Lincoln R. Potter
|1999-||Biochemistry, Molecular Biology and Biophysics||University of Minnesota, Twin Cities, Minneapolis, MN|
Google:"Lincoln Ross Potter"
Lincoln Potter earned his B.S. in biology/chemistry from David Lipscomb University in Nashville. He received his Ph.D. under the direction of David Garbers from Vanderbilt University in 1994 and then conducted postdoctoral studies with Tony Hunter at the Salk Institute in San Diego. In the fall of 1999, he joined the Department of Biochemistry, Molecular Biology and Biophysics at the University of Minnesota as a tenure-track assistant professor, which is his current position.
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|Schmidt H, Dickey DM, Dumoulin A, et al. (2018) Regulation of the natriuretic peptide receptor 2 (Npr2) by phosphorylation of juxtamembrane serine and threonine residues is essential for bifurcation of sensory axons. The Journal of Neuroscience : the Official Journal of the Society For Neuroscience|
|Dickey DM, Otto NM, Potter LR. (2017) Skeletal overgrowth-causing mutations mimic an allosterically activated conformation of guanylyl cyclase-B that is inhibited by 2,4,6,-trinitrophenyl ATP. The Journal of Biological Chemistry|
|Otto NM, McDowell WG, Dickey DM, et al. (2017) A Glutamate-Substituted Mutant Mimics the Phosphorylated and Active Form of Guanylyl Cyclase-A. Molecular Pharmacology|
|Dickey DM, Edmund AB, Otto NM, et al. (2016) Catalytically Active Guanylyl Cyclase-B Requires ER-mediated Glycosylation and Mutations that Inhibit this Process Cause Dwarfism. The Journal of Biological Chemistry|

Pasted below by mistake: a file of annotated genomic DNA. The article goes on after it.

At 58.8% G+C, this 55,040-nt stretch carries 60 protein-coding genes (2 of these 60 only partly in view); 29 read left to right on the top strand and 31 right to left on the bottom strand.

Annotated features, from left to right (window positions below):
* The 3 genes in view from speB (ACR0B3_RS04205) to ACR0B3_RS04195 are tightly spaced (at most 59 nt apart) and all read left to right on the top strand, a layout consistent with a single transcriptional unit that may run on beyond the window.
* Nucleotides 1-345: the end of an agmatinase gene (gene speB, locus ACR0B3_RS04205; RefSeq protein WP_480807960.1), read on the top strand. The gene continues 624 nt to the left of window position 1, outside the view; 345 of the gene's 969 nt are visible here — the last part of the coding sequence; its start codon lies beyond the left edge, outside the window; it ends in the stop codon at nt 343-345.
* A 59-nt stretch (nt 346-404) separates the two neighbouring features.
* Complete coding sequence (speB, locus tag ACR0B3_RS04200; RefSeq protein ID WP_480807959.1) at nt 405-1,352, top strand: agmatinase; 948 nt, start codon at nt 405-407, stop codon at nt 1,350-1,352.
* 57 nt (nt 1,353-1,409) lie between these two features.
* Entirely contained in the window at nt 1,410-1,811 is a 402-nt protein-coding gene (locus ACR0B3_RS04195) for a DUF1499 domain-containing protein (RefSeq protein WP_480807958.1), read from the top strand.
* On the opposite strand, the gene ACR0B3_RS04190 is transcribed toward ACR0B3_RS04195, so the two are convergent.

|Shuhaibar LC, Egbert JR, Edmund AB, et al. (2015) Dephosphorylation of juxtamembrane serines and threonines of the NPR2 guanylyl cyclase is required for rapid resumption of oocyte meiosis in response to luteinizing hormone. Developmental Biology|
|Wang SR, Jacobsen CM, Carmichael H, et al. (2015) Heterozygous mutations in natriuretic peptide receptor-B (NPR2) gene as a cause of short stature. Human Mutation. 36: 474-81|
|Egbert JR, Shuhaibar LC, Edmund AB, et al. (2014) Dephosphorylation and inactivation of NPR2 guanylyl cyclase in granulosa cells contributes to the LH-induced decrease in cGMP that causes resumption of meiosis in rat oocytes. Development (Cambridge, England). 141: 3594-604|
|Buys ES, Potter LR, Pasquale LR, et al. (2014) Regulation of intraocular pressure by soluble and membrane guanylate cyclases and their role in glaucoma. Frontiers in Molecular Neuroscience. 7: 38|
|Robinson JW, Dickey DM, Miura K, et al. (2013) A human skeletal overgrowth mutation increases maximal velocity and blocks desensitization of guanylyl cyclase-B. Bone. 56: 375-82|
|Robinson JW, Potter LR. (2012) Guanylyl cyclases A and B are asymmetric dimers that are allosterically activated by ATP binding to the catalytic domain. Science Signaling. 5: ra65|